Project Start-up - Scene Setting - Days of Hope

Wednesday 4 March 2015

6.00pm - 8.30pm (refreshments available 30 minutes before)

BCS Members - £72.00 (£60.00 + VAT)
Non Members - £96.00 (£80.00 + VAT)
Unwaged/Students - £19.20 (£16.00 + VAT)

BCS London, Davidson Building, 5 Southampton Street, London, WC2E 7HA | Maps

Jeff Morgan

The next in our popular and unique series of Spring Schools is on the challenging area of Project Start-up. For many project managers this is an extremely critical phase of any programme because if the objectives, funding and commitment of all stakeholders are not fully in place and understood, the whole programme may be doomed from the start. We want to minimise the exposure of the project manager in this situation and have lined up a highly respected team of presenters to share their experience during the four weeks of the school over four Wednesday evenings in March 2015. Each evening, light refreshments will be provided and also a networking opportunity after the presentations with wine and soft drinks.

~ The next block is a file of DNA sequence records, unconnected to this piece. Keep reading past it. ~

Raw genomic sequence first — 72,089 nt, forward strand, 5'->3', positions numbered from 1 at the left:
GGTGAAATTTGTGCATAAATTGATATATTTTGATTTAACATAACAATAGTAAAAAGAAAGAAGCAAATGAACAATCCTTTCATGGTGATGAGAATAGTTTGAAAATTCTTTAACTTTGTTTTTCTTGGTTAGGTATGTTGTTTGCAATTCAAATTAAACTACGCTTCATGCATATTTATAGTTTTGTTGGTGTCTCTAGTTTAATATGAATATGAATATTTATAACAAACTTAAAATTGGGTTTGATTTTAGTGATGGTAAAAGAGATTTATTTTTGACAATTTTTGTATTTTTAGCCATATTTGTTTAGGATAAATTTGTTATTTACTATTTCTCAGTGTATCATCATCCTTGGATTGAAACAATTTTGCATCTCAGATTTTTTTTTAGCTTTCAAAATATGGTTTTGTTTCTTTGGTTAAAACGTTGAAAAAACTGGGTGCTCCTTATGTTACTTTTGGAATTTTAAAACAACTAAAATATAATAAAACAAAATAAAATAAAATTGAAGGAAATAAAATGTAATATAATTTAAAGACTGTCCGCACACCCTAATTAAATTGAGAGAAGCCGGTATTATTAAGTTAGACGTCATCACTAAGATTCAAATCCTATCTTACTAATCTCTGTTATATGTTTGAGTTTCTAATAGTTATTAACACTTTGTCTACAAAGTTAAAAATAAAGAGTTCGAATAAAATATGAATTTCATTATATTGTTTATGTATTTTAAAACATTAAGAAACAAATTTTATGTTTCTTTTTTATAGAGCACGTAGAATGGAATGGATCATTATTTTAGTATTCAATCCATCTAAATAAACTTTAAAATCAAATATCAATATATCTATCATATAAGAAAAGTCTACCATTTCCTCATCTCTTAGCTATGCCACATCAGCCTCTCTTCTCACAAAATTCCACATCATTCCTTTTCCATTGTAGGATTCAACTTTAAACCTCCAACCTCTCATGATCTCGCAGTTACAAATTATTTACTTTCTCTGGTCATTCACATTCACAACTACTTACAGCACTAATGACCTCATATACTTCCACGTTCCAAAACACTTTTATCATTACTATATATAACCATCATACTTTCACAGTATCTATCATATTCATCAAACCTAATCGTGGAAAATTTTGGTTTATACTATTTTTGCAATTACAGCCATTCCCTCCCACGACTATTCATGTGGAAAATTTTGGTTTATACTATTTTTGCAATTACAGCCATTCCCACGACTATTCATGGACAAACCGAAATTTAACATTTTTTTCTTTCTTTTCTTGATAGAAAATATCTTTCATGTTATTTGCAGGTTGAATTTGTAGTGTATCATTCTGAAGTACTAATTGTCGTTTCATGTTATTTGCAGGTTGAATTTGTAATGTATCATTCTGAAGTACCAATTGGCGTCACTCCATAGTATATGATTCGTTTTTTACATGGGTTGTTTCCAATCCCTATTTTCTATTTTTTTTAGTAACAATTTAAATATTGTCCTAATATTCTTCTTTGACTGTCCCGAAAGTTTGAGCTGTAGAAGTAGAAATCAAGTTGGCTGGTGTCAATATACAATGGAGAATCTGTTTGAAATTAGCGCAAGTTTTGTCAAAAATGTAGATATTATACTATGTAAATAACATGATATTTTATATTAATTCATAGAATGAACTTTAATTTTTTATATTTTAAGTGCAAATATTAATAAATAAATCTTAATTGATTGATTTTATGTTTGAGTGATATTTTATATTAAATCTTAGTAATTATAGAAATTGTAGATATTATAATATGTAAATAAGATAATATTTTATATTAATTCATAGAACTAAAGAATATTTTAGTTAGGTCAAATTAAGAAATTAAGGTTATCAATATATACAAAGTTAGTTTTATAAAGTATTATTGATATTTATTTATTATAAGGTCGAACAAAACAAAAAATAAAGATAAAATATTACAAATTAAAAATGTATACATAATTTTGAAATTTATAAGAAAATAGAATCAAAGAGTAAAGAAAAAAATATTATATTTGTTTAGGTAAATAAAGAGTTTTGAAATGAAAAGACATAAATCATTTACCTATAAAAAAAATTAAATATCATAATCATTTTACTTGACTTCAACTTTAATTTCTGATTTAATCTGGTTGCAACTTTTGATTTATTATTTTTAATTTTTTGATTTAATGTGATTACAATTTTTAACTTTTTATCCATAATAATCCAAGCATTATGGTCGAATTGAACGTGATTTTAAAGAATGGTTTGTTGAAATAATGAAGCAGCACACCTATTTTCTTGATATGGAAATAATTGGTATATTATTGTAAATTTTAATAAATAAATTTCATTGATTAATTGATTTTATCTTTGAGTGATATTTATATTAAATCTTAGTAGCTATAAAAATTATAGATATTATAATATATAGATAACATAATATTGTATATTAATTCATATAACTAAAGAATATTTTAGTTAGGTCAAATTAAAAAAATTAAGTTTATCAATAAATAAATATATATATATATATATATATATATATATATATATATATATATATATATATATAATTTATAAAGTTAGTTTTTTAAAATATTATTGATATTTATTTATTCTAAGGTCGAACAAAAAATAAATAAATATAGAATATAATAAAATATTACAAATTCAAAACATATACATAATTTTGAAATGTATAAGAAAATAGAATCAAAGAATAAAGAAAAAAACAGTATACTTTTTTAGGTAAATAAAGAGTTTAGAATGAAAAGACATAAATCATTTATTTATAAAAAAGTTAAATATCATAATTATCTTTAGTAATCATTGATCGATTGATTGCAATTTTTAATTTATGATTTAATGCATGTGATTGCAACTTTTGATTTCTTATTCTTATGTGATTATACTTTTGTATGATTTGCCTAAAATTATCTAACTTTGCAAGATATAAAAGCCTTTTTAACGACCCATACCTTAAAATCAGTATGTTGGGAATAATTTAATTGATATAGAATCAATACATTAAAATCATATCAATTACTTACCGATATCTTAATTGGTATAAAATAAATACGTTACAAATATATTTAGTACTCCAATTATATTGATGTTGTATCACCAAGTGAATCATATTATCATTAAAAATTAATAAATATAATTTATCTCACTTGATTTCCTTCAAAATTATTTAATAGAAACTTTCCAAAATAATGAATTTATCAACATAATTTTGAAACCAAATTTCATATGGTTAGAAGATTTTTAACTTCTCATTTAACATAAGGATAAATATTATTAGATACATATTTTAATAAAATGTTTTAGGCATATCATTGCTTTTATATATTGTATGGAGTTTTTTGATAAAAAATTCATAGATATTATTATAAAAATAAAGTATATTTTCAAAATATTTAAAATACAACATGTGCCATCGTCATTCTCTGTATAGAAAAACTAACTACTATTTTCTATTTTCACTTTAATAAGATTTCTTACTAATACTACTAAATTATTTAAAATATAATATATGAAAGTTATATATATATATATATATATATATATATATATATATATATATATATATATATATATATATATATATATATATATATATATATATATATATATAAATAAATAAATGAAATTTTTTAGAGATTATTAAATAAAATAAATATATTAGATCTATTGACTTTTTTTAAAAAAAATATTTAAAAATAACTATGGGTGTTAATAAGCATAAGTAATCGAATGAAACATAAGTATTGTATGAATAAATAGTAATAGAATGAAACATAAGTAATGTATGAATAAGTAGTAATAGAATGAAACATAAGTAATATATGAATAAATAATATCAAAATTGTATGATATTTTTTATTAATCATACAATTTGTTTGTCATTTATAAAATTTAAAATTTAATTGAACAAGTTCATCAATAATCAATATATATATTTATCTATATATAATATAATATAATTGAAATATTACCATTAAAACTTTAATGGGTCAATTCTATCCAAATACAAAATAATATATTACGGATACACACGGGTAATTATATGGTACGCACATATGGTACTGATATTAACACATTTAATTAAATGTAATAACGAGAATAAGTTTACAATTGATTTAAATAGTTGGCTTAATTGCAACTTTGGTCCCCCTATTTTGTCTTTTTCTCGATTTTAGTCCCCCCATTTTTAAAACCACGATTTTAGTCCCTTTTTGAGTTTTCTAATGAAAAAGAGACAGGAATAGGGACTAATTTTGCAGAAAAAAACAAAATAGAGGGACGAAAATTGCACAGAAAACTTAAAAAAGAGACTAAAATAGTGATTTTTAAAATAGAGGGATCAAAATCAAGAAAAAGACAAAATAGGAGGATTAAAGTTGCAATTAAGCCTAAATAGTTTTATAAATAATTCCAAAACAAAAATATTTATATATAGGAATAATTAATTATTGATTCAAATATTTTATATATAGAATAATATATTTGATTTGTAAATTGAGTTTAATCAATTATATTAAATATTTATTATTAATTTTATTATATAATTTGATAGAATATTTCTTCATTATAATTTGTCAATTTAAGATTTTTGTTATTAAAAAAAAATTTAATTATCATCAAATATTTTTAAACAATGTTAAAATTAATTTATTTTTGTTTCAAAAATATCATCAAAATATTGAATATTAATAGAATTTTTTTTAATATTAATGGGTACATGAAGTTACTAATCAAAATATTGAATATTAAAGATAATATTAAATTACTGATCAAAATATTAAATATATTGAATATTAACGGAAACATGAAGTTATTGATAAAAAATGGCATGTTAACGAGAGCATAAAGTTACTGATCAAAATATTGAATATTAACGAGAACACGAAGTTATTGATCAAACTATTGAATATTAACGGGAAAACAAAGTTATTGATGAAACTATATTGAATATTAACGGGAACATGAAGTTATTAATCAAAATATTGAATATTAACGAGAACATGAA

About the speaker:

Jeff Morgan has over 30 years of management experience, including on projects such as the London Stock Exchange Big Bang and the NHS Programme for IT. He knows that the very beginning of a project is often traced to be the source of a good or bad outcome. He will look at Day 1 of your new project when anything is possible. He will imagine you are a PM with lots to think about and do, and provide a structure and way ahead for how you go about getting on with the job, including setting your immediate work priorities. What do you need to know? Who do you need to know? What questions do you need to ask? What should you do first? What surprises might you prepare for? What resources might be missing? Jeff will discuss with the audience what they need to glean from looking both backwards at the story so far and, forwards, to expose, explore and manage the risks.

Jeff is the co-author, with Chris Dale, of Managing IT Projects for Business Change, recently published by the BCS. When they wrote the book, they both felt that many projects they had come across never had the amount of preparation needed in order to improve the chance of success. This talk provides a rare opportunity to benefit from their considerable research and experience.